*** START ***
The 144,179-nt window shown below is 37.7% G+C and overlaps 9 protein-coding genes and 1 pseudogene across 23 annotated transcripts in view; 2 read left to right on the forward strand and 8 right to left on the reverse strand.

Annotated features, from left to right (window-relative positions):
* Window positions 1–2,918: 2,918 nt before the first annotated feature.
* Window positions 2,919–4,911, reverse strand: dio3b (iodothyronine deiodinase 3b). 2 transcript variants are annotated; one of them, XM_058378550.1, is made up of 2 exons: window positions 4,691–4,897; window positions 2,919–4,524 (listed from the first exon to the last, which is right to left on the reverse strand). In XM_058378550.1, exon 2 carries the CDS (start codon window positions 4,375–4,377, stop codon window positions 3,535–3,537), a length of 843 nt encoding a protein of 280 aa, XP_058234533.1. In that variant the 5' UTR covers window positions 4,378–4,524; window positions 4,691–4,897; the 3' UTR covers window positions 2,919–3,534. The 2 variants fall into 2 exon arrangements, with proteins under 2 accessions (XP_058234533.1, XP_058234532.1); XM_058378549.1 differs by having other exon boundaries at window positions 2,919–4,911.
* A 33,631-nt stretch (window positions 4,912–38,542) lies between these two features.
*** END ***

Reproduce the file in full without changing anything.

The 144,179-nt window shown below is 37.7% G+C and overlaps 9 protein-coding genes and 1 pseudogene across 23 annotated transcripts in view; 2 read left to right on the forward strand and 8 right to left on the reverse strand.

Annotated features, from left to right (window-relative positions):
* Window positions 1–2,918: 2,918 nt before the first annotated feature.
* Window positions 2,919–4,911, reverse strand: dio3b (iodothyronine deiodinase 3b). 2 transcript variants are annotated; one of them, XM_058378550.1, is made up of 2 exons: window positions 4,691–4,897; window positions 2,919–4,524 (listed from the first exon to the last, which is right to left on the reverse strand). In XM_058378550.1, exon 2 carries the CDS (start codon window positions 4,375–4,377, stop codon window positions 3,535–3,537), a length of 843 nt encoding a protein of 280 aa, XP_058234533.1. In that variant the 5' UTR covers window positions 4,378–4,524; window positions 4,691–4,897; the 3' UTR covers window positions 2,919–3,534. The 2 variants fall into 2 exon arrangements, with proteins under 2 accessions (XP_058234533.1, XP_058234532.1); XM_058378549.1 differs by having other exon boundaries at window positions 2,919–4,911.
* A 33,631-nt stretch (window positions 4,912–38,542) lies between these two features.